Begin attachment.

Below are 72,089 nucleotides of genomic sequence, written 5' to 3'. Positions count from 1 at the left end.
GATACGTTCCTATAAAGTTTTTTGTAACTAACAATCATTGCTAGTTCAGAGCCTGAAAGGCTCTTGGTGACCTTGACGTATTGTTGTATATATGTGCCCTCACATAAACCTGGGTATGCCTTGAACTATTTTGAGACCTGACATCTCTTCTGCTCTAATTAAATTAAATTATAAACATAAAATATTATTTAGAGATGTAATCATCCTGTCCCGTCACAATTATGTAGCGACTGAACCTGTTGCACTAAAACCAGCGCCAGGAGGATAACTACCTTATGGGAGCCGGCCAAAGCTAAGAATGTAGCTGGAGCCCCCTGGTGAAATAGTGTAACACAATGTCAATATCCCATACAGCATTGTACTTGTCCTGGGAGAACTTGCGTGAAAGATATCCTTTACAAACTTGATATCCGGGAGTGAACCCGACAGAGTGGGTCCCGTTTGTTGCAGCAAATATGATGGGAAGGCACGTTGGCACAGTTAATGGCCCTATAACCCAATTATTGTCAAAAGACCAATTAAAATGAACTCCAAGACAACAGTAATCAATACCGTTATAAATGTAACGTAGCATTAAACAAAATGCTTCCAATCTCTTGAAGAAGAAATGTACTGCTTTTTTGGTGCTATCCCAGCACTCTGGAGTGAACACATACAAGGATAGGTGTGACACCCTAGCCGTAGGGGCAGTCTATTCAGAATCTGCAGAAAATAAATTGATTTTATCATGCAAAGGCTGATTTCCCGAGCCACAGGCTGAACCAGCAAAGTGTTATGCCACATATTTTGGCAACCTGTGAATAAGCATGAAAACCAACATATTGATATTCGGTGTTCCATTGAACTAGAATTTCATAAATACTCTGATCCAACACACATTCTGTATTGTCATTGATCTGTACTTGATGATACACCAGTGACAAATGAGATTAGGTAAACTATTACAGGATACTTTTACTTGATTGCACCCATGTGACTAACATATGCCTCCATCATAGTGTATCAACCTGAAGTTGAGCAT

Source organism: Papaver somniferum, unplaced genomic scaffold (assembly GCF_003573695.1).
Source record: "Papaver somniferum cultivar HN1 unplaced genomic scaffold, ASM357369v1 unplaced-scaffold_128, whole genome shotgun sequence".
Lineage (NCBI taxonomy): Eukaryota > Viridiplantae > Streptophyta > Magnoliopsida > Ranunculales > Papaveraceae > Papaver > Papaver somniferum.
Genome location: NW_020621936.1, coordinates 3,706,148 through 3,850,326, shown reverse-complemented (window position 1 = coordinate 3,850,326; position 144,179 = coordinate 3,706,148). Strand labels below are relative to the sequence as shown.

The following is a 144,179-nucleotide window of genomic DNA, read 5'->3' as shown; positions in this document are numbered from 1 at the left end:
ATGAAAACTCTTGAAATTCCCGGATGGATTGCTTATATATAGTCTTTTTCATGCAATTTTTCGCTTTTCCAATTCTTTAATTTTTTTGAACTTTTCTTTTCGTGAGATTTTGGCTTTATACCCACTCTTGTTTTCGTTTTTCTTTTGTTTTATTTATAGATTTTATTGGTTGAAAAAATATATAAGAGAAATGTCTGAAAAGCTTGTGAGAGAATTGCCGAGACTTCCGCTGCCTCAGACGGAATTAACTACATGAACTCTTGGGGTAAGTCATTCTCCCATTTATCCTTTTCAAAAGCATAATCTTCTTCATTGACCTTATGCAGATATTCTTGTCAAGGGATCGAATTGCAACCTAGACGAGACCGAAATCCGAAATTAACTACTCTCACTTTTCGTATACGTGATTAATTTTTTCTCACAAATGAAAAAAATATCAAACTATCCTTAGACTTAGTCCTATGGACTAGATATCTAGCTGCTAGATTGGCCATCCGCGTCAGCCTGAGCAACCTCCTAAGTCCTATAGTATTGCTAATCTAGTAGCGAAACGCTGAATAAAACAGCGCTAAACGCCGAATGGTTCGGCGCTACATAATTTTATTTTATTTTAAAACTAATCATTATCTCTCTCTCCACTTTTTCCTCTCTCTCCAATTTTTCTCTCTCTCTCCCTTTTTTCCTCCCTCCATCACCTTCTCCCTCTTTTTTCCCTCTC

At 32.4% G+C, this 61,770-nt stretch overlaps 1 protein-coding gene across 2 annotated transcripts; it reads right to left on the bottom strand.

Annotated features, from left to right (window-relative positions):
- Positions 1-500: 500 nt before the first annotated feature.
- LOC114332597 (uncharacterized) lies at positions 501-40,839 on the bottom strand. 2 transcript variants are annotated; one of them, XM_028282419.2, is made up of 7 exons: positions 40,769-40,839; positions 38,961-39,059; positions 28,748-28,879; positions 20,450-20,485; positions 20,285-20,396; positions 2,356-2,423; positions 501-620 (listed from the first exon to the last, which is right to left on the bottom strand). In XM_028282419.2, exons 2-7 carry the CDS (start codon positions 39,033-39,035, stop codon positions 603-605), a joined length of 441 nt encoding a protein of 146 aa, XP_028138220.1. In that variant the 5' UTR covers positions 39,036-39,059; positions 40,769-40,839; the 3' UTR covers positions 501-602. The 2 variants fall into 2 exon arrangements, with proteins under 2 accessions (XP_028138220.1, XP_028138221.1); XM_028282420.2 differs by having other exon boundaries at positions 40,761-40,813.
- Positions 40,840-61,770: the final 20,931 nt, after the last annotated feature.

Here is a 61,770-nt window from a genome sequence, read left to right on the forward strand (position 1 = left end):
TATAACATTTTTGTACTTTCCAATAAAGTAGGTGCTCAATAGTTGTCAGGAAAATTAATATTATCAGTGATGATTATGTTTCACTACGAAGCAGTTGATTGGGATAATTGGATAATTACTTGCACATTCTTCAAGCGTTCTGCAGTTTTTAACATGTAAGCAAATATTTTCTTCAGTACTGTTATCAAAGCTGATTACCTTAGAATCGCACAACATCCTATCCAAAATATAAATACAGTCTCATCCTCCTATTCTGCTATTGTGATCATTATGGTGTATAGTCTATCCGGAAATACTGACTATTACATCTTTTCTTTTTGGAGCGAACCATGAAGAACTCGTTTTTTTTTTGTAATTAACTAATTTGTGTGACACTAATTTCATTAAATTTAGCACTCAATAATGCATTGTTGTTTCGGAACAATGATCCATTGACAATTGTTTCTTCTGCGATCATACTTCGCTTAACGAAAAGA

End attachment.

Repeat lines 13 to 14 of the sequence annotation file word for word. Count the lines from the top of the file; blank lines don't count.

- Positions 40,840-61,770: the final 20,931 nt, after the last annotated feature.

Here is a 61,770-nt window from a genome sequence, read left to right on the forward strand (position 1 = left end):